Class 47 finished their 13 weeks, the whole class graduated, we honored the highest achievers with real awards instead of the traditional silly paper certificates.  I was in seventh heaven!!  Everything was perfect . . .  Graduation for the last 63B class went off without a hitch. 

I was in seventh heaven!!  Everything was perfect . . .  Our plan was to go home for Christmas, break the news to dad about staying in the Army a little longer, then maybe, when I retire, I’ll take over the business.  I was thinking though.  We might be in Germany for a while.  If it’s as good as they say, we might try to extend our assignment like we did in Korea.  I couldn’t wait.  Donna was excited too!  We started selling things, preparing the kids.  I was in seventh heaven!!  Everything was perfect . . . 

Since we were going to pack up and go to Germany from Missouri, we went home to Virginia for a longer Christmas vacation than normal.  Dad took the news well and said he’ll wait. The business will be there when i’m ready. We returned to Fort Leonard Wood in early January.  Things seemed really strange when I reported back to work.  Everyone was gone – all my instructors and support staff - gone.  The only person in the office was the course director.  He asked me what I was doing there (weird), It’s where I work.  I figured I would continue to work there until we left for Germany.  Afterall, I only had four months left.  My first order of business was to get my final orders and travel authorization to ship one of our cars to Germany. BUT he told me I’m not going anywhere and to report to the 88M course chief.  I’m like, why?  I start clearing soon.  I’m not going to work in the 88-mike course since I’m leaving soon.  I spoke with the first sergeant and he agreed and told me to go home.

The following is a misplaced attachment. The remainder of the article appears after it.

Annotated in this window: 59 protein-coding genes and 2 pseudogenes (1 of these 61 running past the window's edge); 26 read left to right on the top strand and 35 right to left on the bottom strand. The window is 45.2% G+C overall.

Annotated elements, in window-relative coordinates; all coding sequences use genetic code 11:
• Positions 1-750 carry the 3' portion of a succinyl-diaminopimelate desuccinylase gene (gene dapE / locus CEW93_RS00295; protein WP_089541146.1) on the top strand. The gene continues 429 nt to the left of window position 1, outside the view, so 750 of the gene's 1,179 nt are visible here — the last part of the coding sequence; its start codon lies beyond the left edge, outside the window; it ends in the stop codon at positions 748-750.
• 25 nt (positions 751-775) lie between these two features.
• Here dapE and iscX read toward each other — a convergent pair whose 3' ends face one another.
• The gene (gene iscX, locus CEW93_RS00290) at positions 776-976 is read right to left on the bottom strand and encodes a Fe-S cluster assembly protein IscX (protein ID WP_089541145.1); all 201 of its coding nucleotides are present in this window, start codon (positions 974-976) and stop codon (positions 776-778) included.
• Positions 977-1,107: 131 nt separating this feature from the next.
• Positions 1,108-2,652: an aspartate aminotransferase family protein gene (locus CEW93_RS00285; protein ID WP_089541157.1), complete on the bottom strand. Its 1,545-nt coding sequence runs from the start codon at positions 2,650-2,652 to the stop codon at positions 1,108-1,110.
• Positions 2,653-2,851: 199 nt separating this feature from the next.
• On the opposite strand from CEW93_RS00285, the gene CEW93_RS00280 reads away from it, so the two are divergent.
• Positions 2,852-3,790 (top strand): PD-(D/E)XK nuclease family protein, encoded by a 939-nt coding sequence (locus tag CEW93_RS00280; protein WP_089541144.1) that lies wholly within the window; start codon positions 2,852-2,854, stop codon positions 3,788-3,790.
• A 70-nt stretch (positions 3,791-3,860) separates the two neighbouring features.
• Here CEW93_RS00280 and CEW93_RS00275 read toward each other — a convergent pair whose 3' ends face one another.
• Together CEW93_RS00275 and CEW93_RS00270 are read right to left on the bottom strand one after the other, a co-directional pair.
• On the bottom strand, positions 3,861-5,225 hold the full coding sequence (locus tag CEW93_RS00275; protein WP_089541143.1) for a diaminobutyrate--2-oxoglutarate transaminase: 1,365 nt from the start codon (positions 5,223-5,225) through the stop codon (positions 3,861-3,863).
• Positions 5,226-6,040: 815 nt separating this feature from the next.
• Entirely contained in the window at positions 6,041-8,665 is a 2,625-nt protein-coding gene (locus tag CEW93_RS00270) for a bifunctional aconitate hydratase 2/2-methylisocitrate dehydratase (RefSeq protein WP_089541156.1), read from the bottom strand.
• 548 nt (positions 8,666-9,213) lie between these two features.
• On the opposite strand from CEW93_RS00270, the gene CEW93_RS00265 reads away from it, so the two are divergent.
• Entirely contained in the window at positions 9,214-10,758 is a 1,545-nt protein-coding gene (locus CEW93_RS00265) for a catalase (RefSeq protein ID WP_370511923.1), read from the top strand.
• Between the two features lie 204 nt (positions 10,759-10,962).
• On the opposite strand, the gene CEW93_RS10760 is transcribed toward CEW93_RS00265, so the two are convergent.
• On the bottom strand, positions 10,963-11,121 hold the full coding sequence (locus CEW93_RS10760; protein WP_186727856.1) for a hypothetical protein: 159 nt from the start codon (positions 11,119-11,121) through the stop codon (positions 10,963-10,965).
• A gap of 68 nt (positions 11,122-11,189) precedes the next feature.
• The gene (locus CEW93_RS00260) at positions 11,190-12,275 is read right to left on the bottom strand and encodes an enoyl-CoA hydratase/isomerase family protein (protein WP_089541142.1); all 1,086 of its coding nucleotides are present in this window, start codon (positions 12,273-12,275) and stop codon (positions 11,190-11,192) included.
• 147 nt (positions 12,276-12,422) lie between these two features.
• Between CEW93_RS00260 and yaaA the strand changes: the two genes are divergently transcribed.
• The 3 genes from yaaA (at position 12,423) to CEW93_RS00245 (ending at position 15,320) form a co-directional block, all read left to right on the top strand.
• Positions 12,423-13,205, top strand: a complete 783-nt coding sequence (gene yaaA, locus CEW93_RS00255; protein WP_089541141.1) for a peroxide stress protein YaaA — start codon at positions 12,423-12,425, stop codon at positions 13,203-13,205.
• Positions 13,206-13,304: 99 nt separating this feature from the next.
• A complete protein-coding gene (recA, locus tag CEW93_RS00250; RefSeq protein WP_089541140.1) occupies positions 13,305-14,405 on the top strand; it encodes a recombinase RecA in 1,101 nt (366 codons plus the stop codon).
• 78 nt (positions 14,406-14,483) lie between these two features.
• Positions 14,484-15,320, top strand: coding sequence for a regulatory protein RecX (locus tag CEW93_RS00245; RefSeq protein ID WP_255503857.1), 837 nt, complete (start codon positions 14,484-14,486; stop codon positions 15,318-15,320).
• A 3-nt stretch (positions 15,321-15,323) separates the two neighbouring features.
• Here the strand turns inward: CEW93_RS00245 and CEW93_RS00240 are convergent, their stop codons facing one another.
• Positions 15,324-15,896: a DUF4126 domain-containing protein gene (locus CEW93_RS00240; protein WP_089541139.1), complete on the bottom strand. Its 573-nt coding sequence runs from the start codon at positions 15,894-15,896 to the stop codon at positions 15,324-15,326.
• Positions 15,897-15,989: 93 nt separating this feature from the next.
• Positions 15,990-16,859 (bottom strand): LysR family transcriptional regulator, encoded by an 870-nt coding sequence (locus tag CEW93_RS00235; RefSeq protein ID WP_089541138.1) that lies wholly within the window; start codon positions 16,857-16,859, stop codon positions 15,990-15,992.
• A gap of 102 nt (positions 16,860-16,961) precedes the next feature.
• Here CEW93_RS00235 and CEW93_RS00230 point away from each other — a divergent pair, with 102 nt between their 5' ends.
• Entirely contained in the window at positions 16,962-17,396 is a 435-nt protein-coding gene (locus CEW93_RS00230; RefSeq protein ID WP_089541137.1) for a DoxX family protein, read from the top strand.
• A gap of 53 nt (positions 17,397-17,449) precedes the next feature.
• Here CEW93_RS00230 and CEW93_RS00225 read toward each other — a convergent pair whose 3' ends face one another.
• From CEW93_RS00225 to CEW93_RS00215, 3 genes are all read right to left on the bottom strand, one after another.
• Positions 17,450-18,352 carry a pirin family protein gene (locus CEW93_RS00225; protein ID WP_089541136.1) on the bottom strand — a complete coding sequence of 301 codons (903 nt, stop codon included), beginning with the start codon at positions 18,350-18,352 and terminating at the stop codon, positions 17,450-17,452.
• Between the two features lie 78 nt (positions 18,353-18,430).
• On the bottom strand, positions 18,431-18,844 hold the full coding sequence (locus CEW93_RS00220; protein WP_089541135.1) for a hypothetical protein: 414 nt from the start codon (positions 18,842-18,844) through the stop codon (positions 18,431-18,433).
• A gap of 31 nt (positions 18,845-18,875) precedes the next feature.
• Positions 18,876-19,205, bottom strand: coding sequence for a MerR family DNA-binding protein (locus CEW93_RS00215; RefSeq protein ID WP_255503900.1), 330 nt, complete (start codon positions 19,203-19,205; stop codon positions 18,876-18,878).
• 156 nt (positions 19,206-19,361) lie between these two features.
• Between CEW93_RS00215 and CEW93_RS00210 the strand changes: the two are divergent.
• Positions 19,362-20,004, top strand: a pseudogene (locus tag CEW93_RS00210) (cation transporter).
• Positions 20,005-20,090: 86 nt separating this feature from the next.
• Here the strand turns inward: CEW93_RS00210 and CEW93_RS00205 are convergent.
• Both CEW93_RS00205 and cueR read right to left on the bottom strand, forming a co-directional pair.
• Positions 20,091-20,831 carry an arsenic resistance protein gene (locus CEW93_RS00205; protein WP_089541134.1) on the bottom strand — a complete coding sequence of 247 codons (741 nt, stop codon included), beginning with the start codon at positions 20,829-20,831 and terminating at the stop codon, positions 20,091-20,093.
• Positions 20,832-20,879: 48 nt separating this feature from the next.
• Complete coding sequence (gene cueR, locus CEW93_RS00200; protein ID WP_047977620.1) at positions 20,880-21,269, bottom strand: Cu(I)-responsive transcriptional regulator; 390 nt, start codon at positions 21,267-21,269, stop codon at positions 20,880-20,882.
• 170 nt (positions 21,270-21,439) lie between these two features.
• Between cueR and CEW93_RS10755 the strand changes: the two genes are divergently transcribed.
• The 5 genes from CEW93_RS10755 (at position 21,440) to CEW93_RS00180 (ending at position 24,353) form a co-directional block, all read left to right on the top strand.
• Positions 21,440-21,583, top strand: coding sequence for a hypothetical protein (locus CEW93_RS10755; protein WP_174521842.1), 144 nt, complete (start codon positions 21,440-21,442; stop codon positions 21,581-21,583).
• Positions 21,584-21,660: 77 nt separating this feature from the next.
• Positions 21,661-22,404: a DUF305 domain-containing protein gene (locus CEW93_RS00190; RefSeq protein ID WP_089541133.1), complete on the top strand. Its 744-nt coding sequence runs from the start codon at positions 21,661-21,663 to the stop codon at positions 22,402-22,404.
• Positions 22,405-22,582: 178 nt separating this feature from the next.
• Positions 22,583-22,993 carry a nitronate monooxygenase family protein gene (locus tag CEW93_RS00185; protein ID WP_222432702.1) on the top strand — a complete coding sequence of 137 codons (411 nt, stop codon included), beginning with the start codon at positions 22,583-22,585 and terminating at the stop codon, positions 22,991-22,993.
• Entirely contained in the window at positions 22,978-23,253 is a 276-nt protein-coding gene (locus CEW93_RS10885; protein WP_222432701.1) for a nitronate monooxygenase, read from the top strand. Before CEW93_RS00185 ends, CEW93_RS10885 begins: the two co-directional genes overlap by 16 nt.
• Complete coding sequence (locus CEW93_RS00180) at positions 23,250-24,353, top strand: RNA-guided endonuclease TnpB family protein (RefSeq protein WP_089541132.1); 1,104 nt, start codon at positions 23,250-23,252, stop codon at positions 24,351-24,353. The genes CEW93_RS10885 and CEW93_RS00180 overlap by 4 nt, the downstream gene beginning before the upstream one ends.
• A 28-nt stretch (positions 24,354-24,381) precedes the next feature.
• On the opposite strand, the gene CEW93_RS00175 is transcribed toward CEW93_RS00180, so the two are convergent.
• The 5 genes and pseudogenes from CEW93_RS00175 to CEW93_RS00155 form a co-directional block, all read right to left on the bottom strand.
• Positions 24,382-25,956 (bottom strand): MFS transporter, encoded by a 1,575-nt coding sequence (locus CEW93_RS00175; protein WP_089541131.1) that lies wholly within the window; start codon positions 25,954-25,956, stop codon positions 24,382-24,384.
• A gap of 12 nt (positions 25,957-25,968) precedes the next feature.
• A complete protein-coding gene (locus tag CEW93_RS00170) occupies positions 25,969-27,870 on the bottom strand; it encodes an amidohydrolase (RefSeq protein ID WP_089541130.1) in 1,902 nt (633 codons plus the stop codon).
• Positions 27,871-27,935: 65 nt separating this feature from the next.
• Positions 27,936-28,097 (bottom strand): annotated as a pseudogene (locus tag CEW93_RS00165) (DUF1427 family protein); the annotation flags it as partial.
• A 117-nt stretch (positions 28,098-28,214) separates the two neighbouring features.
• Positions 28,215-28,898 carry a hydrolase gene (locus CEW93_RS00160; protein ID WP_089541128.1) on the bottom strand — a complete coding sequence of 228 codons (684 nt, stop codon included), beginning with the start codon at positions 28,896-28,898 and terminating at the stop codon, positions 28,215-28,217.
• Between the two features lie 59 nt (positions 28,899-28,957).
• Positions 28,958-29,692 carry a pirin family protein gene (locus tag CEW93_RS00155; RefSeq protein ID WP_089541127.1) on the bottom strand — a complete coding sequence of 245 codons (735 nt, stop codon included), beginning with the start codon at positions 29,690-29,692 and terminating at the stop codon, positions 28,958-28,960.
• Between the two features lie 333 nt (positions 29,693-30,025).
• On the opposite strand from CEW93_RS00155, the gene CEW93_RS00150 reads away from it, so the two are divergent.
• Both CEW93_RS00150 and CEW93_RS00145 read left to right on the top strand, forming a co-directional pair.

I called the S-1 a few times about getting clearance papers.  I wanted to make sure to start the clearing process in mid-February so we wouldn’t have any problems.  We were leaving in April!!

Did I mention, I was in seventh heaven!!  Everything was perfect? But, I forgot about the rumor that said, I wasn’t going anywhere because I was considered essential personnel.  AND there was a HUGE delay, a hiccup, a setback, a major problem for me!!!

I’m not going to go into all the gory details about what happened – it was just weird, weird, weird.  I found out later that all of the equipment, tools, training aids, and vehicles needed to be cleaned, repaired, and turned in through supply actions and the buildings needed to be turned over to the post to complete the deactivation of LWVMC.  Suddenly, that became my responsibility.  It was supposed to be the course Director and the supply Sergeant’s Job!!  I’m supposed to go to Germany!  But, before I knew it, my orders were canceled . . . again, this time permanently.  Donna and I were sick!  I was mad!  How could they expect me to perform my duties after doing that to me?  Why couldn’t they select one of the other NCOs in LWV to do the job? 

They said, I’m the only one who will be here the longest. As the Chief Instructor, I’m the only one who knows what and where everything is.  And, they said, I’m the only one who knows how to get it all done and the gave me a year to do it.  They – are those in the chain of command above me, not one of whom would admit he was the one who signed the paperwork to cancel my orders.  I continued to insist they didn’t need to do that.  But THEY insisted it was impossible to get everything done before I left.